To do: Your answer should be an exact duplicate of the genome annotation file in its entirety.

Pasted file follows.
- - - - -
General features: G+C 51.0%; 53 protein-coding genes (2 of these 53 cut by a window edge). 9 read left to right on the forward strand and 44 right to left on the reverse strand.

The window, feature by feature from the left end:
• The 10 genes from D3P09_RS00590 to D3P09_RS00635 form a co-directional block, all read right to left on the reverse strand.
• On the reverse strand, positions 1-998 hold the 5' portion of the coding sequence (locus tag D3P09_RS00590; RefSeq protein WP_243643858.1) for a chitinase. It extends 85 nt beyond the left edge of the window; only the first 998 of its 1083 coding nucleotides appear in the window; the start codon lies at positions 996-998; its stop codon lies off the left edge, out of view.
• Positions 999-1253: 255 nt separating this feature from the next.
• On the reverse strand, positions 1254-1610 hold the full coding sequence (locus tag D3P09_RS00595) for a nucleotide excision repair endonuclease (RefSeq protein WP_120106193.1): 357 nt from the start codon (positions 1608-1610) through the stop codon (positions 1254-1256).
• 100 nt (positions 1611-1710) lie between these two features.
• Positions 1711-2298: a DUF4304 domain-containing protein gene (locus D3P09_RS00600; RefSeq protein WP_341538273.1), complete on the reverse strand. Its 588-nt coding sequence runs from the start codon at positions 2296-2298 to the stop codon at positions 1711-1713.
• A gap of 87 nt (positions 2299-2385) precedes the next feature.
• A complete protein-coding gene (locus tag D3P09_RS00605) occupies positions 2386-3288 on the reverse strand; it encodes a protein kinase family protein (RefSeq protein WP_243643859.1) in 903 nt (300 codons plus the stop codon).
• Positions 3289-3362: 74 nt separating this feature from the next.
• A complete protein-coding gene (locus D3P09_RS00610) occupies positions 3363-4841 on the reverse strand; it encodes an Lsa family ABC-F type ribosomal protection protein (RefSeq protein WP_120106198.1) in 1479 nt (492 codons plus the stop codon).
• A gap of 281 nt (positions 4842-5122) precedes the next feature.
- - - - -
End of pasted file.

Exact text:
General features: G+C 51.0%; 53 protein-coding genes (2 of these 53 cut by a window edge). 9 read left to right on the forward strand and 44 right to left on the reverse strand.

The window, feature by feature from the left end:
• The 10 genes from D3P09_RS00590 to D3P09_RS00635 form a co-directional block, all read right to left on the reverse strand.
• On the reverse strand, positions 1-998 hold the 5' portion of the coding sequence (locus tag D3P09_RS00590; RefSeq protein WP_243643858.1) for a chitinase. It extends 85 nt beyond the left edge of the window; only the first 998 of its 1083 coding nucleotides appear in the window; the start codon lies at positions 996-998; its stop codon lies off the left edge, out of view.
• Positions 999-1253: 255 nt separating this feature from the next.
• On the reverse strand, positions 1254-1610 hold the full coding sequence (locus tag D3P09_RS00595) for a nucleotide excision repair endonuclease (RefSeq protein WP_120106193.1): 357 nt from the start codon (positions 1608-1610) through the stop codon (positions 1254-1256).
• 100 nt (positions 1611-1710) lie between these two features.
• Positions 1711-2298: a DUF4304 domain-containing protein gene (locus D3P09_RS00600; RefSeq protein WP_341538273.1), complete on the reverse strand. Its 588-nt coding sequence runs from the start codon at positions 2296-2298 to the stop codon at positions 1711-1713.
• A gap of 87 nt (positions 2299-2385) precedes the next feature.
• A complete protein-coding gene (locus tag D3P09_RS00605) occupies positions 2386-3288 on the reverse strand; it encodes a protein kinase family protein (RefSeq protein WP_243643859.1) in 903 nt (300 codons plus the stop codon).
• Positions 3289-3362: 74 nt separating this feature from the next.
• A complete protein-coding gene (locus D3P09_RS00610) occupies positions 3363-4841 on the reverse strand; it encodes an Lsa family ABC-F type ribosomal protection protein (RefSeq protein WP_120106198.1) in 1479 nt (492 codons plus the stop codon).
• A gap of 281 nt (positions 4842-5122) precedes the next feature.